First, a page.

When Linda Mote and Christopher Borgal drove up the driveway in 2020 to see their newly purchased house for the first time, they wondered if they had made a big mistake. “What if it really doesn’t exist; it was just pictures on the real estate website”? recalls Linda.
Arriving from Toronto, Linda and Christopher had bought their home without ever having stepped inside, something that was happening with more regularity after Nova Scotia declared a state of emergency on March 22, 2020, requiring visitors entering the province to self-isolate for 14 days.
Working from home in Toronto, Christopher, an architect, started to dream about returning to Nova Scotia, where he had lived until he was a teenager. Now, he has a view of the ocean from his new home.
“That blue horizon is very settling for me,” he says, looking out at the rippling waves.
Luckily, the Borgals say the house they had only seen in photos and on Facetime was better in person than they had imagined.
“It’s definitely a COVID thing” says John Duckworth of Duckworth Real Estate, based in Kingsburg, N.S. He says he has been in the real estate business for almost 60 years but had never sold a house sight unseen before the pandemic. “People were kind of forced to consider buying sight unseen because they couldn’t get here” he says.
Ann and Robert Bradt bought their house remotely, but it turned out they had actually been in the house before – when it was a restaurant. In 2010, they visited Nova Scotia and for years afterward toyed with the thought of moving there. When their son started university in Nova Scotia, and the pandemic made visits back and forth difficult, they made the decision to move.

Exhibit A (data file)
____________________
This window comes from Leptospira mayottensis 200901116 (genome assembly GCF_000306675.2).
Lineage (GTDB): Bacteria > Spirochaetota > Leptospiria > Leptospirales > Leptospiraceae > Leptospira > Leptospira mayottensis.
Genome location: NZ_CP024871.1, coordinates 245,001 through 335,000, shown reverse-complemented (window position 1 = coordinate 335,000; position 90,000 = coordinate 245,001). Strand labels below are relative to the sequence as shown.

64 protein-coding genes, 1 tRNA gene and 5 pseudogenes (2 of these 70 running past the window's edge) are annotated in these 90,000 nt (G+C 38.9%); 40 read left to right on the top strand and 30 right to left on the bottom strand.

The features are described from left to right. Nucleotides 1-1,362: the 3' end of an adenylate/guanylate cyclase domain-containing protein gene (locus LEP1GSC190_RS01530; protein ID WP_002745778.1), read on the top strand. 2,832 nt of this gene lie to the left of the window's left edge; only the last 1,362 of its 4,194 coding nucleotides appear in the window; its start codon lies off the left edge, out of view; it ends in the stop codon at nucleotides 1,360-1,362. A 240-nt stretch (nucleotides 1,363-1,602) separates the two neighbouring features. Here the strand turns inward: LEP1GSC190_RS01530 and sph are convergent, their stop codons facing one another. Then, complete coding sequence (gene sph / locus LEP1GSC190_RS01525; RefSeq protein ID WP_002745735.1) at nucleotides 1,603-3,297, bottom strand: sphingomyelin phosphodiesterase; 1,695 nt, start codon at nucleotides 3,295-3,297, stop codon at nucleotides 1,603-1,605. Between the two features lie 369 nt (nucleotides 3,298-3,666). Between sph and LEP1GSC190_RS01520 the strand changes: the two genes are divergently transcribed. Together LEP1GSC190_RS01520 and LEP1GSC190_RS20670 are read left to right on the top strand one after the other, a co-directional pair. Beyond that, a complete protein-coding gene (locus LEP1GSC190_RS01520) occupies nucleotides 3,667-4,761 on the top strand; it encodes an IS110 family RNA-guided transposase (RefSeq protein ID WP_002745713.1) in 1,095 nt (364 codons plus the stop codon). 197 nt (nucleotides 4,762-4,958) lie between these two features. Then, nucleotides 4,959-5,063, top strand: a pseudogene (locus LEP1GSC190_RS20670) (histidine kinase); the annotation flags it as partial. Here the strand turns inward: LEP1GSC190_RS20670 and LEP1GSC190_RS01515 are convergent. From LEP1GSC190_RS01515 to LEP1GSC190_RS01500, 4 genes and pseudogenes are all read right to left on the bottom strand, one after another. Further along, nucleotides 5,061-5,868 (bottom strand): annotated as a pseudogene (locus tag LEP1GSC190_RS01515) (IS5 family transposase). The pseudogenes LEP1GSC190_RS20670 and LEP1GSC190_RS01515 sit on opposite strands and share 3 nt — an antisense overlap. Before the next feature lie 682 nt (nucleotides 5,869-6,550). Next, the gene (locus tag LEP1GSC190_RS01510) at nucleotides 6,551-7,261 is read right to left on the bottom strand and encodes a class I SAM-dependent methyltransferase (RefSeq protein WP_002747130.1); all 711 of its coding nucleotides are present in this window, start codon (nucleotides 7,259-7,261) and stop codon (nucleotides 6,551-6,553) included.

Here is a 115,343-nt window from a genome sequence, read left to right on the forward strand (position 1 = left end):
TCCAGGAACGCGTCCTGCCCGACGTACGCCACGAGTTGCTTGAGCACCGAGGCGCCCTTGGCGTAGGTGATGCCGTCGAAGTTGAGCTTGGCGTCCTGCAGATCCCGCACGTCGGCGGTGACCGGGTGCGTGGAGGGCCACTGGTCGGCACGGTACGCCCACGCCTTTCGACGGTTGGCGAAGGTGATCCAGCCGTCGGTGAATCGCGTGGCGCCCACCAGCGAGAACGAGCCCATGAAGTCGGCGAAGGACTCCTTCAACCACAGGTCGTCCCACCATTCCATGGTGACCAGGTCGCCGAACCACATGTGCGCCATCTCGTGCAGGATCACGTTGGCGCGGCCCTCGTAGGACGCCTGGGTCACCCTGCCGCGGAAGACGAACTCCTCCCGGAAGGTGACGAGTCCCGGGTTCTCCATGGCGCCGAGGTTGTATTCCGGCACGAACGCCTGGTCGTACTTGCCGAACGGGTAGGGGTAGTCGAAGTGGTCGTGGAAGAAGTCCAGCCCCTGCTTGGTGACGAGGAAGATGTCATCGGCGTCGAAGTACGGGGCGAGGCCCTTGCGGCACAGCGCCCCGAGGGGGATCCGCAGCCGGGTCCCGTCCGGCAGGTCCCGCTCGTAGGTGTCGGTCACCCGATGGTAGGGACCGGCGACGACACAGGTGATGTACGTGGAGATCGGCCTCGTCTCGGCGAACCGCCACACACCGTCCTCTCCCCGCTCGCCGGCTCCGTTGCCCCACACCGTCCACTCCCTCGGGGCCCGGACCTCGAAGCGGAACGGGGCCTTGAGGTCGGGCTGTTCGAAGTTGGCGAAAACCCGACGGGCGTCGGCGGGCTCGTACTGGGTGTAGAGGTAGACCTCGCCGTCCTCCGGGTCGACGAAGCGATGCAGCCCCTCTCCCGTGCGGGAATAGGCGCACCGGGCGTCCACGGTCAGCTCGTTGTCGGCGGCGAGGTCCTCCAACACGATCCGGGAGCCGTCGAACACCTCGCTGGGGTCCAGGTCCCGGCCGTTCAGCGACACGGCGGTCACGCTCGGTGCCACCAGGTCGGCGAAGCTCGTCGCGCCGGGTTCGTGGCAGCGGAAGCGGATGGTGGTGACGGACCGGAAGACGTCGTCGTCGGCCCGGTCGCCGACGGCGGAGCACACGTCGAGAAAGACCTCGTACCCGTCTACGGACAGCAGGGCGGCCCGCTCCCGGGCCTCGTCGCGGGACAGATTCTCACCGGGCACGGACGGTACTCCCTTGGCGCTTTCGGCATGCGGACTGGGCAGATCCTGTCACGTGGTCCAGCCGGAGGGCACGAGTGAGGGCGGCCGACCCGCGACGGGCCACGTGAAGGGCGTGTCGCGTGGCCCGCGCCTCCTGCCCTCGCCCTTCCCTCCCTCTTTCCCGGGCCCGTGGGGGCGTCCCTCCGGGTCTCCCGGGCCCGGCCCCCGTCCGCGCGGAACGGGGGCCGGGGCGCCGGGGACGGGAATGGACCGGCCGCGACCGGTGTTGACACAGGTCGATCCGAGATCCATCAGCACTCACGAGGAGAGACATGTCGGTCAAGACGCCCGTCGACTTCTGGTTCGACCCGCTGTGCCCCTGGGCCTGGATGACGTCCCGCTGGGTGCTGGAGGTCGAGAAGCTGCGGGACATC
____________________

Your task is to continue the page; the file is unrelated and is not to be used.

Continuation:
They put their house on the market in Toronto, and their agent connected them with an agent in Nova Scotia who gave them a virtual tour of a beautiful historic home. It turns out it was a restaurant that Ann and Robert (both are retired; Ann was a consultant and Robert worked in technology and software development) had dined in on their many trips to Nova Scotia over the years. “We knew the building, but not as a place to live,” Robert says.
In Sweden, Lesley Pennington felt a strong urge to be closer to family in Nova Scotia. “I was so used to being able to go see them when I wanted, and then when I couldn’t, it was really, really difficult,” she recalls. Her six-bedroom home atop a hill was the perfect place, with incredible views of the coastline.
She sent her sister to see the house in person and built trust with the real estate agent, who is now her neighbour. “I really felt like I was in very good hands,” she says. While the house she bought was not what she had originally envisioned, when she saw the multi-generational house where she could be with family, she was sold. She saw it for the first time in person at the closing.
Michael Lord and Carol Chen Lord moved 5,000 kilometres from Seattle to Nova Scotia. In October, 2019, Carol came to Nova Scotia with Michael to visit, and they looked at a few houses. She knew the house she wanted to buy, but Michael wasn’t ready to commit yet. It had been on the market for nine years, so Carol knew she had some time to convince him. Carol’s business as an artist was dependent on tourism, and the pandemic was the final push to convince Michael, a producer, musician and photographer, to make the move. The home suits them, with a large studio and art gallery underneath, in a former framing shop. Michael has room for his recoding equipment.